Germany swears in new president after scandals

Joachim Gauck is congratulated by members of the Bundestag after being elected German president.

Story highlights

  • Joachim Gauck replaces Christian Wulff, who resigned last month
  • Wulff is accused of financial impropriety and doing political favors
  • He says he is innocent
  • His resignation is seen as a blow to Chancellor Angela Merkel, who backed him

Germany swore in a new president Sunday, with former pastor Joachim Gauck replacing Christian Wulff, who resigned last month in the face of scandals.

Wulff announced his resignation February 17 after he was accused of financial impropriety and doing political favors for associates while he was state premier of Lower Saxony.

A day before Wulff resigned, prosecutors in Hanover called for the government to waive his immunity from prosecution, in light of the evidence it had gathered.

They cited "extensive analyses of new documents and the evaluation of further media reports" as "grounds for initial suspicion of receiving bribes or being granted advantages."

Wulff has always maintained that he did nothing wrong throughout the course of the scandals -- something he reiterated during his resignation speech.

"I have always behaved legally correctly in the offices I held," he said. "I have made mistakes, but I was always honest."

The German presidency is a largely ceremonial office, but Wulff's resignation was seen as a blow to Chancellor Angela Merkel, who supported his candidacy as president.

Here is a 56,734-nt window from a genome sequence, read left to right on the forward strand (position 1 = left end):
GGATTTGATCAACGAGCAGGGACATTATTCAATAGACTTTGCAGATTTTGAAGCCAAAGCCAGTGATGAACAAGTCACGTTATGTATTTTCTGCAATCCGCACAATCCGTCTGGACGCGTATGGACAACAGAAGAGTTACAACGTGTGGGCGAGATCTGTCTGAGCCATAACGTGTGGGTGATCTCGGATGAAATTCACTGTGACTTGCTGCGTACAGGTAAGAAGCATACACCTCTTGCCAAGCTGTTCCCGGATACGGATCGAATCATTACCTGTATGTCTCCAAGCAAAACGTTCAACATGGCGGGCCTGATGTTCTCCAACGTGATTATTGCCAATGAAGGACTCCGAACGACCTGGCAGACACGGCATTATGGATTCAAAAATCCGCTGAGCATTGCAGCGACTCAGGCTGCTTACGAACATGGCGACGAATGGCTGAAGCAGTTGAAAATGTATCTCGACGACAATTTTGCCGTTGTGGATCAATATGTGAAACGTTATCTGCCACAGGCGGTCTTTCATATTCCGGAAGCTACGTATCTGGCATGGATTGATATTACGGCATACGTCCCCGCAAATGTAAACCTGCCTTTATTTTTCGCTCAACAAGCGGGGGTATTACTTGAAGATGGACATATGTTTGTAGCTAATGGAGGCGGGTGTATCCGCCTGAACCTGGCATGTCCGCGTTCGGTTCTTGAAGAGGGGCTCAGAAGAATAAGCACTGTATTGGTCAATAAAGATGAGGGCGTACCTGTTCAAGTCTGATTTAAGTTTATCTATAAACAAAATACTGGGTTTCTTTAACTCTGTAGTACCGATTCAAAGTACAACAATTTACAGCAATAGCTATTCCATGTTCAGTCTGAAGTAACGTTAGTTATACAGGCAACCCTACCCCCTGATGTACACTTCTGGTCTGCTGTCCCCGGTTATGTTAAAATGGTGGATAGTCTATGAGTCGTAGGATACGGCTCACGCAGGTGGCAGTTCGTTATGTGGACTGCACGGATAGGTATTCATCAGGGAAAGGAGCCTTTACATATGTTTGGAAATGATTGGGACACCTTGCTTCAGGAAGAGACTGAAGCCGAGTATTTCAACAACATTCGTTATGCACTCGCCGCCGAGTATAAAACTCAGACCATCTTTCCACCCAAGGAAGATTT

However, it is unlikely to impact Germany's handling of the eurozone debt crisis, Carsten Brzeski, a senior economist at ING, told CNN.

Jose Manuel Barroso, the president of the European Commission, congratulated Gauck on his election and quoted the German author Goethe, saying: "Freedom and life are earned by those alone who conquer them each day anew."

Merkel has not had involvement in any of the scandals around Wulff. But Wulff's departure comes within two years of the resignation of his predecessor, Horst Koehler, who was also backed by Merkel -- which raises a question mark over her judgment, Brzeski said.

Merkel consulted with the Social Democrats and the Greens on finding a replacement for Wulff. That's a break from her earlier stance in 2010, when she insisted on Wulff as successor to Koehler, who resigned following controversial comments in which he suggested military deployments were vital to Germany's economic success.

Gauck becomes the 11th president of the Federal Republic of Germany.

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